Find a way to squash the beef with your sister without being crude, crass, and obscene. After all, this is really a family problem; not a sisterly power struggle.

Good luck my friend. Don't take no for an answer, and remember that self-sabotage is not an option.

-- Ed
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I instinctively know my comments are not going to sway anyones feelings or bring any aha moments here, but, I, as the odd sib out, was constantly belittled, put down, criticized, and on and on, for not doing the "right thing" by our dad... No, I did not jump when my oldest sib said froggy, I did not choose and did not allow myself to be cornered into being sole caregiver of our dad... but my oldest sib, the one who thought she ran the universe, did..... I sat and watched the dynamics of that situation for many years.... and I don't remember who said it, but the dynamics between us sisters was formed long before our dad needed care...... and my reality was, they thought it was going to be the same after we were all grown and our dad needed care...... what they don't know, is how many times I DID do many things for him, took him places, went and sat with him at the hospital for one more of his "cry wolfe" dramas...... I didn't find it necessary to tell them anything... and he never would have told them I did because he was the primary game player in that drama.... I could stand back and watch it with detatchemnt..... and do things I could, when I could....and I know my story is not the same as the question asked.... what I am trying to say is, not every time a sib does not do their "duty" in the eyes of others, it is not always as it appears..... I could not imagine setting down with my oldest sib and trying to share with her what I felt my role should be in his care..... I would have been talking to a wall, there was no compromise in what she felt was "right"... she had been rigid as long as I could remember, why would it change for our dads care.....Her RIGHT was not my RIGHT, but why waste time and energy on that futile conversation.....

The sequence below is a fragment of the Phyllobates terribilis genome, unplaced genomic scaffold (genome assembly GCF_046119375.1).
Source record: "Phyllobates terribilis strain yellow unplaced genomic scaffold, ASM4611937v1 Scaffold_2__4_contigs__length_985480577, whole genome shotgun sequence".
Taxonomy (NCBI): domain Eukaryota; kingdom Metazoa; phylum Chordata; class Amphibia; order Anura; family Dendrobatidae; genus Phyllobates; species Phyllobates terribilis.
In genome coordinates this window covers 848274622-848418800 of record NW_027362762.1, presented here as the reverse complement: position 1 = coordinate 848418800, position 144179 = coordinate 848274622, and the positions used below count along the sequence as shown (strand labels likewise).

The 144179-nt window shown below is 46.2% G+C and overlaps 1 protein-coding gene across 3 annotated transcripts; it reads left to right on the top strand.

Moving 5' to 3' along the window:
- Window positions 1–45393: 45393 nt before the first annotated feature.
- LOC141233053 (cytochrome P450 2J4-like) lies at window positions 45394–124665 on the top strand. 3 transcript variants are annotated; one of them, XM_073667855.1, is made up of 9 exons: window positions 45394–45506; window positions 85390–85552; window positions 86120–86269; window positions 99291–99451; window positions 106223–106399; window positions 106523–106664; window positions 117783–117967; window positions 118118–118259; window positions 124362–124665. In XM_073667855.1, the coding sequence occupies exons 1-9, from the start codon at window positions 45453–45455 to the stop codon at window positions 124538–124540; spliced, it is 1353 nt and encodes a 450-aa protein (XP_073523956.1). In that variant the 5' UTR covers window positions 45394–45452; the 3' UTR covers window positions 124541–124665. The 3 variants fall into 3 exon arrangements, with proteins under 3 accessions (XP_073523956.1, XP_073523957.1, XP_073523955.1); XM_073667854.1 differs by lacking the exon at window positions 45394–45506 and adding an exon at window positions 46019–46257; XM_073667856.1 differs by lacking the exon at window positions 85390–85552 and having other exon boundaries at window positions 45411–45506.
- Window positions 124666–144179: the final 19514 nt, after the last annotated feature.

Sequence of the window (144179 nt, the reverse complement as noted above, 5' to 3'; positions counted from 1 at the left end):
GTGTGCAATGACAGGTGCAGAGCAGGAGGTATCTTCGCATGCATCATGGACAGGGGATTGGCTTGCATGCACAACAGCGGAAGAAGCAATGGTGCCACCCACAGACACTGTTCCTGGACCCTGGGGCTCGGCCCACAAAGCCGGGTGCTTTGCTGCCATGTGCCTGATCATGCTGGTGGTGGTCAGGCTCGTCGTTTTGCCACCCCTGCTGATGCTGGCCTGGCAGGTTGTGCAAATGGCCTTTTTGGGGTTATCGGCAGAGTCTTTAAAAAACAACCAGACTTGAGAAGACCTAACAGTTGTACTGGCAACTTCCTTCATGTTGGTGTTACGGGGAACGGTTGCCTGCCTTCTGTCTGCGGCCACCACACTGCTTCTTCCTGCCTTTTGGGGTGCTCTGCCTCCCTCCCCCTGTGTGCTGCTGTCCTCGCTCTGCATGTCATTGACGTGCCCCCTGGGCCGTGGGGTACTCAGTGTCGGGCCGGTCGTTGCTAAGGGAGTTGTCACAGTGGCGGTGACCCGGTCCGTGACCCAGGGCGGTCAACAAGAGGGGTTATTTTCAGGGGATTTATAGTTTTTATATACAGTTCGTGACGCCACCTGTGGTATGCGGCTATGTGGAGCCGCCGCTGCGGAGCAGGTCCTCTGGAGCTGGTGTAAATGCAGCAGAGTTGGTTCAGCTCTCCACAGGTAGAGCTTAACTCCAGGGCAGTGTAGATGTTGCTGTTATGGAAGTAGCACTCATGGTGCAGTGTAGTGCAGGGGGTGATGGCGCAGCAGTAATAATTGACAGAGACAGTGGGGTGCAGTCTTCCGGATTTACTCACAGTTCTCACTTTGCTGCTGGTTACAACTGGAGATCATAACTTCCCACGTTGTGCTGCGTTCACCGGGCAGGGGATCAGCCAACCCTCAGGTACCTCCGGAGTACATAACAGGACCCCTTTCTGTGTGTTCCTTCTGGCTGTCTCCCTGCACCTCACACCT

My personal experience has shown me that some of the ones who are so angry at not being "helped" are simply upset because they do not know how to say NO....or think outside their own perception of how things SHOULD be done.... My oldest sib wasn't angry because I didn't help with our dad, she was angry that she couldn't do the things I was doing with out feeling all that debilitating guilt and shame.... I went to counseling for years to get past that, and she resented my freedom of will, my acknowledging my own limitations with our dad.... they needed his APPROVAL, I did not..... so with all that being said, to simplify my words here, there is usually such and undercurrent of sibling mess going on, that arguing or judging about a parents care has nothing to do with anything.... one of my favorite sayings is , " what is going on here, is not REALLY what is going on".... it always goes much deeper than who didn't take care of dad that day.....
And one of my observations on how we handle sibs, is how we respond or react to things said on this sight.... If someone jumps to conclusions and judgment, it pretty much says how they are in the world.....Sure we are all tired, edgy, and all the other words we use to describe ourself on here, but we are here to learn from each other....take what you need and leave the rest..... there are many voices on this sight, hunt and peck until you find some one that agrees with you, it's time consuming as there are many many people on this sight, but hey, we might all just learn something about ourself in the search....
Helpful Answer (8)

To answer some of the questions:
Who cleans mom's home? ~ Mom
Who prepares meals? ~ Mom
Who takes her to church or the community center or to senior activities?~ Mom is isolating herself to stay in denial. She played cards years ago, and I've been trying (in vain until this week) to get her to pick it back up. She uses the babysitting as an excuse.